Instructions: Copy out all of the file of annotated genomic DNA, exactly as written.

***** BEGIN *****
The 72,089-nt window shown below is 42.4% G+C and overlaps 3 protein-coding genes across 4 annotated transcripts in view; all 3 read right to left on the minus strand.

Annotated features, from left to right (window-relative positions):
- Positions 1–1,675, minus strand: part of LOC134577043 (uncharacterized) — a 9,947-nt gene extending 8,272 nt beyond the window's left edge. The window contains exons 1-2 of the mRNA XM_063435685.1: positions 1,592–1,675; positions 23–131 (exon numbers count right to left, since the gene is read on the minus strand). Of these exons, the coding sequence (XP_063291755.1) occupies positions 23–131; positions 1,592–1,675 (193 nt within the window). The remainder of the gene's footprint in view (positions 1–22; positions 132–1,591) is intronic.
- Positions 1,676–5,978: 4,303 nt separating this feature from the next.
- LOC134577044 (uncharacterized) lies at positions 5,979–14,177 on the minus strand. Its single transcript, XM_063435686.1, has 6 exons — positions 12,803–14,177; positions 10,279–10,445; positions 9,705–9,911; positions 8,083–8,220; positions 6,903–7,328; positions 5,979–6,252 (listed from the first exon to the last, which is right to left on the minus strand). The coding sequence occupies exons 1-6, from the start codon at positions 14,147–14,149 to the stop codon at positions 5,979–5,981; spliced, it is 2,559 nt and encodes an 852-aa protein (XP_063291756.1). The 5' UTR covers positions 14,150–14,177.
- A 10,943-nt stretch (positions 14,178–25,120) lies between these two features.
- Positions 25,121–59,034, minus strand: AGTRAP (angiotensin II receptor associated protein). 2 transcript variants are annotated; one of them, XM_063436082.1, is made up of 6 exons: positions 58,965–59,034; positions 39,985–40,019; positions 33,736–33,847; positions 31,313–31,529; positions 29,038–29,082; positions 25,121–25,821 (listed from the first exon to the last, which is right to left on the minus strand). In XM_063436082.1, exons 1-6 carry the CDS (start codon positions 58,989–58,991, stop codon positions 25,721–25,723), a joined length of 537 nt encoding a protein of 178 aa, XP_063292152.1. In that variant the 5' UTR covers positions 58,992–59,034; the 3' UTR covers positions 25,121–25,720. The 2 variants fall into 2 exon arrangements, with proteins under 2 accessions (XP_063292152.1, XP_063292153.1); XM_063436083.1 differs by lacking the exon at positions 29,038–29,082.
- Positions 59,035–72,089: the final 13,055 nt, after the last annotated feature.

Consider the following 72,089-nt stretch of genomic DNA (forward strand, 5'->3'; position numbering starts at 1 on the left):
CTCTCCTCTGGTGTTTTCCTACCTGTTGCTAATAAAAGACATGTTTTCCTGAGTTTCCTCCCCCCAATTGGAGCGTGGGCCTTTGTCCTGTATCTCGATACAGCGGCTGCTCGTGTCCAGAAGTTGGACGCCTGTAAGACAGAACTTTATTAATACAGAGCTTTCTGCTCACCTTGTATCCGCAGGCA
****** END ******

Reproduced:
The 72,089-nt window shown below is 42.4% G+C and overlaps 3 protein-coding genes across 4 annotated transcripts in view; all 3 read right to left on the minus strand.

Annotated features, from left to right (window-relative positions):
- Positions 1–1,675, minus strand: part of LOC134577043 (uncharacterized) — a 9,947-nt gene extending 8,272 nt beyond the window's left edge. The window contains exons 1-2 of the mRNA XM_063435685.1: positions 1,592–1,675; positions 23–131 (exon numbers count right to left, since the gene is read on the minus strand). Of these exons, the coding sequence (XP_063291755.1) occupies positions 23–131; positions 1,592–1,675 (193 nt within the window). The remainder of the gene's footprint in view (positions 1–22; positions 132–1,591) is intronic.
- Positions 1,676–5,978: 4,303 nt separating this feature from the next.
- LOC134577044 (uncharacterized) lies at positions 5,979–14,177 on the minus strand. Its single transcript, XM_063435686.1, has 6 exons — positions 12,803–14,177; positions 10,279–10,445; positions 9,705–9,911; positions 8,083–8,220; positions 6,903–7,328; positions 5,979–6,252 (listed from the first exon to the last, which is right to left on the minus strand). The coding sequence occupies exons 1-6, from the start codon at positions 14,147–14,149 to the stop codon at positions 5,979–5,981; spliced, it is 2,559 nt and encodes an 852-aa protein (XP_063291756.1). The 5' UTR covers positions 14,150–14,177.
- A 10,943-nt stretch (positions 14,178–25,120) lies between these two features.
- Positions 25,121–59,034, minus strand: AGTRAP (angiotensin II receptor associated protein). 2 transcript variants are annotated; one of them, XM_063436082.1, is made up of 6 exons: positions 58,965–59,034; positions 39,985–40,019; positions 33,736–33,847; positions 31,313–31,529; positions 29,038–29,082; positions 25,121–25,821 (listed from the first exon to the last, which is right to left on the minus strand). In XM_063436082.1, exons 1-6 carry the CDS (start codon positions 58,989–58,991, stop codon positions 25,721–25,723), a joined length of 537 nt encoding a protein of 178 aa, XP_063292152.1. In that variant the 5' UTR covers positions 58,992–59,034; the 3' UTR covers positions 25,121–25,720. The 2 variants fall into 2 exon arrangements, with proteins under 2 accessions (XP_063292152.1, XP_063292153.1); XM_063436083.1 differs by lacking the exon at positions 29,038–29,082.
- Positions 59,035–72,089: the final 13,055 nt, after the last annotated feature.

Consider the following 72,089-nt stretch of genomic DNA (forward strand, 5'->3'; position numbering starts at 1 on the left):
CTCTCCTCTGGTGTTTTCCTACCTGTTGCTAATAAAAGACATGTTTTCCTGAGTTTCCTCCCCCCAATTGGAGCGTGGGCCTTTGTCCTGTATCTCGATACAGCGGCTGCTCGTGTCCAGAAGTTGGACGCCTGTAAGACAGAACTTTATTAATACAGAGCTTTCTGCTCACCTTGTATCCGCAGGCA